This section is from "The Horticulturist, And Journal Of Rural Art And Rural Taste", by P. Barry, A. J. Downing, J. Jay Smith, Peter B. Mead, F. W. Woodward, Henry T. Williams. Also available from Amazon: Horticulturist and Journal of Rural Art and Rural Taste.
More failures in vegetable culture are attributable to the poor seed than to any other cause - either by the seeds not germinating, or by their turning out to be different varieties than for what they were purchased. There is no excuse for it, for reliable seed growers and dealers are plenty, and send their seeds to all parts of the country. Let this be remembered, in purchasing seed, that "the cheapest is not always the best," and that " whatsoever a man soweth, that shall he also reap," and buy seeds only directly from responsible men.
Perhaps, a better illustration of the loss that ensues from incorrect seed, could not be given, than my own experience in tomato growing, when, having bought (as I supposed) seed for five acres of Tilden Tomato, the standard market sort, they proved to be Lester's perfectod, a variety totally worthless for shipping purposes - entailing a loss of several hundred dollars. Many Inarket gardeners raise their own seed, and are thus certain of keeping the varieties unmixed; but this cannot always be done, and is at all times more expensive than buying of responsible growers, who make seed raising a specialty.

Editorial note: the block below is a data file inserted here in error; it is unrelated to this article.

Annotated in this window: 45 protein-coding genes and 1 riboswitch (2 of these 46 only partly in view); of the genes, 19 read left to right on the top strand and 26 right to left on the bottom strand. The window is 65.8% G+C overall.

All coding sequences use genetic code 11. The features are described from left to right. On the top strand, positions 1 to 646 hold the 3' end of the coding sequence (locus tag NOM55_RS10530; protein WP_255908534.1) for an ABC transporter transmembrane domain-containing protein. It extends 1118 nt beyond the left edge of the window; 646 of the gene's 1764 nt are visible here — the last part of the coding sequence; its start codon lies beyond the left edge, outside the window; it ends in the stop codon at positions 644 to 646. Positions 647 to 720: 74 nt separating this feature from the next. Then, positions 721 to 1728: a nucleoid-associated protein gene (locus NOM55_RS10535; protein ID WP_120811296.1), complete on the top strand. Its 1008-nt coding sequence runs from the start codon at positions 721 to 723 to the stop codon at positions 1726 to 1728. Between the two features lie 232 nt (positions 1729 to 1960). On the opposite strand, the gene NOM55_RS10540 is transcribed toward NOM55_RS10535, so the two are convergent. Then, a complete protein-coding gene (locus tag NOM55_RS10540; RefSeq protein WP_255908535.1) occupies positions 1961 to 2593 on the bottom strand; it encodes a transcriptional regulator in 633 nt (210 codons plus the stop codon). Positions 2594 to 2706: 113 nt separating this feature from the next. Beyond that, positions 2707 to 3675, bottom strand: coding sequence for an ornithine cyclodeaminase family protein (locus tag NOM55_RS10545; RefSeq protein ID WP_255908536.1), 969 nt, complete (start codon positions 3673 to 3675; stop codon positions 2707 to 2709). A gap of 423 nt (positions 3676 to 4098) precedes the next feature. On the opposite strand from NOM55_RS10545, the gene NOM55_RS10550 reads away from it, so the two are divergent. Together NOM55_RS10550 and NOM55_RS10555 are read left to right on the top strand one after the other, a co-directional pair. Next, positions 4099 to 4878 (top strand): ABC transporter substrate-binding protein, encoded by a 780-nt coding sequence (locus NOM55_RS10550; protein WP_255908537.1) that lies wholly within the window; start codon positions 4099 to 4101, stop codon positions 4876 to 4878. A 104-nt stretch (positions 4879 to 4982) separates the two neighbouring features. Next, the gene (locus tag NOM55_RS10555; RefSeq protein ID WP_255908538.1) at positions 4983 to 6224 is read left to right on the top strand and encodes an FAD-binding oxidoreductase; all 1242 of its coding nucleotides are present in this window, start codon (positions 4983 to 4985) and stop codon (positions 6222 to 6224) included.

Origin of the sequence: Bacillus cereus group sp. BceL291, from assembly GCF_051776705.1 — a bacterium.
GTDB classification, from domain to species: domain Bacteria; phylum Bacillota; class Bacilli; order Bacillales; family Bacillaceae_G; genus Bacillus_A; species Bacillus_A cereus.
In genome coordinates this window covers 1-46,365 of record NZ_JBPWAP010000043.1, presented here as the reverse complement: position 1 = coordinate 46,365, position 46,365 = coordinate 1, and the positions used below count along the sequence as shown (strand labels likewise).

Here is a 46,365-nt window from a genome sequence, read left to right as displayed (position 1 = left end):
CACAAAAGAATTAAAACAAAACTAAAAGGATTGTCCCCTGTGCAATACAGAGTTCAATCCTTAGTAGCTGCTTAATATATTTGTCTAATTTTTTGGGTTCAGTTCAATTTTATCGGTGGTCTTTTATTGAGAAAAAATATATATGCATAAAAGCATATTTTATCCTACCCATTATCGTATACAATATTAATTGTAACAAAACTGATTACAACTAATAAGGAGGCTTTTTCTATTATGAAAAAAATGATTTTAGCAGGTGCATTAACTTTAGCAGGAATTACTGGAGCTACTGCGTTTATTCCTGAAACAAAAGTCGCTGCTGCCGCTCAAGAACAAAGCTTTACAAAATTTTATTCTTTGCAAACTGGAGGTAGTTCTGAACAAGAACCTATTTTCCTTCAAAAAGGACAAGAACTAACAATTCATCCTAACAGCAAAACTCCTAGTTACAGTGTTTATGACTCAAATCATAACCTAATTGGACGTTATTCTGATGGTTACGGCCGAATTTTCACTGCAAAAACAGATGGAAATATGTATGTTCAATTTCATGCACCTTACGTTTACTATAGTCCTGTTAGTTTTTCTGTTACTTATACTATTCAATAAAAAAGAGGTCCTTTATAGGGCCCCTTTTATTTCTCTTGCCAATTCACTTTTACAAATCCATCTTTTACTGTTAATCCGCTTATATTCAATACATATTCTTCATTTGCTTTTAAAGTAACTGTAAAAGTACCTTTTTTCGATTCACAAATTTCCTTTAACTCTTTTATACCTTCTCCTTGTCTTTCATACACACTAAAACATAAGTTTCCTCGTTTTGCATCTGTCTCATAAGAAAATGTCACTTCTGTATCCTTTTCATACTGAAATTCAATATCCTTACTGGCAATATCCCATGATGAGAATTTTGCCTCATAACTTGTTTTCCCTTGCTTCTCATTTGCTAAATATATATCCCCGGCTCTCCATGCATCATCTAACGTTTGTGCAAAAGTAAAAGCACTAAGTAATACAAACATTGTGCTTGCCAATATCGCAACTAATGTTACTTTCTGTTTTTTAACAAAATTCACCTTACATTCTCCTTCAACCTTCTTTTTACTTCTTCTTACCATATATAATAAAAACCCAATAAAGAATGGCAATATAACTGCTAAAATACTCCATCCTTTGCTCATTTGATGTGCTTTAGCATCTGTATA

Having secured good seed, it must be put in properly and at the proper time. Do not sow in the hot-bed on the same day, lettuce and pepper, cabbage and tomatoes, or in the open ground, peas and beans, radishes and cucumbers, but plant or sow each kind at the proper time, sowing thickly and covering only as deep as the size of the seed requires. Many seeds fail to germinate on account of being covered too deeply.
In the family garden the sowing will of course be done by hand; but the market gardener will find it of advantage to use a hand seed drill, of which there are several that do their work perfectly.
The seeds sown, and the young plants up, they must, to insure a quick, healthy, and vigorous growth, have constant and thorough cultivation, not only to kill weeds (they should not be allowed to appear), but a constant stirring of the soil, to admit air to the roots, and to attract moisture, so highly necessary to success.
These general directions are all absolutely essential to success, both for family and market gardening; and if intelligently and systematically carried out, the farmer or other owner of a garden may confidently expect to eat good vegetables, of his own growing, in good season. But the gardener who expects to sell his products, has yet a very important matter to attend to, one on which the profitable sale of his crops depends, viz.:
They must be carefully picked, and in the proper season; carefully selected; no poor or imperfect specimens being allowed to go into the bunches or packages. If sent at all these should be put up separately and sent to market as poor, or second class, but better in most cases thrown away.